In a photo contest that honors all things small, it's tough to beat a shot of a rotifer: A view into the mouth of one of the tiniest animals on the planet won the top prize in this year's Nikon Small World competition. Rotifers rank among tardigrades as the smallest creatures in the animal kingdom. The winning photo, captured by Rogelio Moreno, a programmer and self-taught microscopist from Pana

Brraaiins! How Zombies Overran Pop Culture

Unlike Dracula or Frankenstein, these Halloween monsters aren't based on a literary resource. In fact, the modern conception of a zombie dates back to 1968, in a movie that doesn't so much as use the word: George Romero's "Night of the Living Dead." "He didn't call them zombies, and he didn't think about them as zombies," said Ozzy Inguanzo, a screenwriter and author of "Zombies on Film: The Def

Great Pumpkin! 9 Fun Facts About the Halloween Gourd

Autumn is a time for leaf peeping, jack-o'-lanterns and pumpkin pie. The bright orange globes are the quintessential symbols of the season, and spooky jack-o'-lanterns have become a staple of Halloween celebrations everywhere. Pumpkins are perhaps the oldest domesticated plants on Earth, with archaeological and botanical evidence suggesting that people cultivated pumpkins as far back as 10,000 B.C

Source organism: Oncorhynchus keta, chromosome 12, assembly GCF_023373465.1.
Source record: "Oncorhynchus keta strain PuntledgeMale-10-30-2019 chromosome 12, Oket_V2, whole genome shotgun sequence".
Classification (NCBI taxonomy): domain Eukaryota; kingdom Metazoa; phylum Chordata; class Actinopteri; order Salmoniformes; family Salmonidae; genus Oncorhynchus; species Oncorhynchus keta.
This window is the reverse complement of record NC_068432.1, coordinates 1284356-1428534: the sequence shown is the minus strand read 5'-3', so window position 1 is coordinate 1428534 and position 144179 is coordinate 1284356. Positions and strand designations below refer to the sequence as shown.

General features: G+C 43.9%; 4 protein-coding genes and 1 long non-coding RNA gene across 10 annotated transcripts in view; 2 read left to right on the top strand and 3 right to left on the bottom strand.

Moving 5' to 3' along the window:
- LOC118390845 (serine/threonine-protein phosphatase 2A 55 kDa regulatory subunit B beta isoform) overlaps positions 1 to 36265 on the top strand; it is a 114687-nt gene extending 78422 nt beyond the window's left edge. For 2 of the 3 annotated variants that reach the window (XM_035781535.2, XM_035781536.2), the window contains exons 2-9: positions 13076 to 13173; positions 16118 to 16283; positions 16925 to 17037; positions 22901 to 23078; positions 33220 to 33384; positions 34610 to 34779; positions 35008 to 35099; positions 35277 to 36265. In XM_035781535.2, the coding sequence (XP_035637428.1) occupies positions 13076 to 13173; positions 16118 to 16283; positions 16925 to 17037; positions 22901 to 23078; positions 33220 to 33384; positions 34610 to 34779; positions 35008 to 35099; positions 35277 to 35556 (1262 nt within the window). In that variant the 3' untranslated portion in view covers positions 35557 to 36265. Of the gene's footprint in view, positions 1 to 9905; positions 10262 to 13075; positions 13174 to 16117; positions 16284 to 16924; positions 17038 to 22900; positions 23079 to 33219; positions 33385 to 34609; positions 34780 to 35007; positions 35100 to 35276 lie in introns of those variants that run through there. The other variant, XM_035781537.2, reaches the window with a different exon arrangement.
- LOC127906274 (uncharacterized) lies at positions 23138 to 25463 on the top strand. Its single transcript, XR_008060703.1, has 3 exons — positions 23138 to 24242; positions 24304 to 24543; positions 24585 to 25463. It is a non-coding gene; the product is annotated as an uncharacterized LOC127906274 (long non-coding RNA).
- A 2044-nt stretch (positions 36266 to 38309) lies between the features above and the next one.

Chinese Moon Probe Returns to Earth

A Chinese moon probe came screaming back to Earth Friday (Oct. 31), just as many folks were heading out to go trick-or-treating.

Virgin Galactic Spaceship Crash Caps Terrible Week for Commercial Spaceflight

The bad news began on Tuesday (Oct. 28), when Orbital Sciences Corp.'s Antares rocket exploded just seconds after blasting off on an unmanned cargo mission to the International Space Station for NASA. Then, on Friday (Oct. 31), Virgin Galactic's SpaceShipTwo crashed during a test flight; Virginia-based Orbital Sciences holds a $1.9 billion contract with NASA to make eight robotic cargo runs to t

Racist Costumes to Egging Hazards: The Science of Halloween

Halloween isn't just an occasion to put on zombie makeup and binge-eat candy. From an analysis of racist costumes to an assessment of the hazards of egg throwing, here are a few strange chapters from the annals of Halloween science. They made her watch clips from "The Ring," "The Shining," "The Silence of the Lambs" and other horror movies.

Arizona school board votes to remove pages from biology textbook